But it's not only capacitors. Similar effects may be at work with semiconductors, i.e. transistors, dac-chips, operational amplifiers, Voltage regulators, etc...
We started with a harmless mechanical vibration and now we have generated an electrical signal, that's not on the recording, shit !
How big is this microphony effect ?
In terms of numbers, I would say, it is very small. It may partially show up in the total harmonic distortion spec. of your hifi-component. I say partially, since the engineers do not bang on the devices, while doing the measurment. The device is measured in silence.
In Terms of Character ,
I would say, the effect is bad.
If you want to encounter the character of this kind of distortion, go to your hifi-system and knock on the case of any device. How does that sound ? In almost all cases, you will hear the trashy sound of thin sheet-metal, dumb plastic, and only with the most expensive hifi-components: ringing and rattling (unproperly supported) aluminium top- and bottom-plates.
Every musician knocks on the instrument that he is interested to buy, in order to check the tonal character and quality. When we go to buy hifi-stuff, we look on a sheet of glossy paper with insignificant numbers, that we don't even understand.
Is it possible that we trade quantity for quality ?
If you are courageous you can perform the following experiment:
Listen to any hifi-component.
Then remove the top of the case and listen again (okay, only if you know how to do that,don't grab in there while connected to mains, preserve necessary precautions, and don't let your pets jump in).
Big time ?
By removing the top of the case, you have eliminated large parts of the case resonances that stimulate the circuit board.
Now shut the component off and remove the mains plug.
With open case, you see the printed circuit board, and see that it is attached to the case by a number of screws. Now, with your fingernail, pull up one edge of the circuit board (just a little) and let it pop back.
How does that sound ? "Parrrarrrrrr ..." Don't worry, You're not alone.
Now, if we have accepted that vibration has an influence on the perceived sound, and have explained in theory that the vibration indeed affects the electrical performance of a hifi-device, and have found out, that the inherent vibration of the device's case and circuit board sounds really crappy, what to do?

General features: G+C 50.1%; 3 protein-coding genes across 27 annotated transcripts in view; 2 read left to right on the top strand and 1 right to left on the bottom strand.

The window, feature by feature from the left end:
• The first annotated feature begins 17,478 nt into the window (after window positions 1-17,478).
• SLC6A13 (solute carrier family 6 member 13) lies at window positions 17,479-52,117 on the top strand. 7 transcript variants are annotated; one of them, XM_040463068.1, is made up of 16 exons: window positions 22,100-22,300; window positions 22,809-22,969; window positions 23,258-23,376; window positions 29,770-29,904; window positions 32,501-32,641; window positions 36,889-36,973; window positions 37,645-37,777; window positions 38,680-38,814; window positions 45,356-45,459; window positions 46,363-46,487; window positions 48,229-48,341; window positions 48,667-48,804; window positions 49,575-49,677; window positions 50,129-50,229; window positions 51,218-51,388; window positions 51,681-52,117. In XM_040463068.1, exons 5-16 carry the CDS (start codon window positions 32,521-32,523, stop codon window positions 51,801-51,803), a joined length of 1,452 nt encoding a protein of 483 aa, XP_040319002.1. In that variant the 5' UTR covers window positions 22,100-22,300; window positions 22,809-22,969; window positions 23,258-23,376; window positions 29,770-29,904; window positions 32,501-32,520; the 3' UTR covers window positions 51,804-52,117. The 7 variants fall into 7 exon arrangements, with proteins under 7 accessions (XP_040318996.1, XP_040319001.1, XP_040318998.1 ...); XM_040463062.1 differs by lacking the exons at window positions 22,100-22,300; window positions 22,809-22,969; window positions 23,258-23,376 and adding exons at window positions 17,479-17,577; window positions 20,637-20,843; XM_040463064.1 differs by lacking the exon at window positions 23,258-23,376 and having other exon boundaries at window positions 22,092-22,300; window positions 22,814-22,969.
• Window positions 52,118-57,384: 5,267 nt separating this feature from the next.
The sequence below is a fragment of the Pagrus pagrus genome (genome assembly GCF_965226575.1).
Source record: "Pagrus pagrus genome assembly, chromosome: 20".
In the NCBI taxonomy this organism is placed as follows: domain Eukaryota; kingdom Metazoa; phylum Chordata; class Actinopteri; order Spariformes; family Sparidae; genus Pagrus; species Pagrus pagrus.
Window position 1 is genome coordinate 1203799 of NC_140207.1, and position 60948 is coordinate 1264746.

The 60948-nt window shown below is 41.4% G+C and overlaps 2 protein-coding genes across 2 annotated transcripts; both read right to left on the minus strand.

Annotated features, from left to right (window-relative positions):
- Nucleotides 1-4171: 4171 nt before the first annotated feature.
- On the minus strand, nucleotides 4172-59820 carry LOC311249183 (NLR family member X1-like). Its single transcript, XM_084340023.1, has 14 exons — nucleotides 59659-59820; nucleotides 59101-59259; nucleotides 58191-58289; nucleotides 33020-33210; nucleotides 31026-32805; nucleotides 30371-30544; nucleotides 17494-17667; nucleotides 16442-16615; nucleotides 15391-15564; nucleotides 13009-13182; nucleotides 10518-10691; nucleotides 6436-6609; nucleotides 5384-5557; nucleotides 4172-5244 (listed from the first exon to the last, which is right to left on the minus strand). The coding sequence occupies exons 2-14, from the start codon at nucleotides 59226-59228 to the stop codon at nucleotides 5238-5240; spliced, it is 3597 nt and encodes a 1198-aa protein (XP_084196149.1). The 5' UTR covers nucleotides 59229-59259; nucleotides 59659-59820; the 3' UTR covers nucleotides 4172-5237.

Energy - Retaining or Damping ?
We can try to dampen the whole case, in order to avoid part of the rattling. We can put the device on damping feet. If heat dissipation is not a problem we could fill the interior with sound-absorbing foam. We can put rubber blocks between the heatsinks of the amplifier, in order to prevent that 'ping' sound.
This is one approach -> Eliminate any vibration by damping.
Another, interesting approach would be -> Improve the Character of the Vibration.
At the very basis of this idea lies the simple realization, that you cannot completely avoid vibration by damping, since vibration is the very nature of the game.
First: Since what we want to have IS a vibration *music*. With any damping effort we will also remove energy (transforming the vibration into heat) from the musical performance. This is what you hear, when you listen to a CD-player that rests on soft squishy feet: The performance sounds somewhat tired.
Second: If we follow the idea even further to the very core, nothing exists, but vibration. Heat is the vibration of tiny parts, and everything else is the vibration of even tinier parts, and beyond that, even the parts are gone... Sounds strange ? They call it modern physics ;-)
So in order to keep this universe from collapsing, why not retain the energy and just improve the Character of the Vibration ?
In practice: If anything sounds so bad, that you would like to damp it, don't use it for music.
Altmann Micro Machines Dipl.-Ing. Charles Altmann Erlenstrasse 15 42697 Solingen Germany
phone +49-212-233-7039 email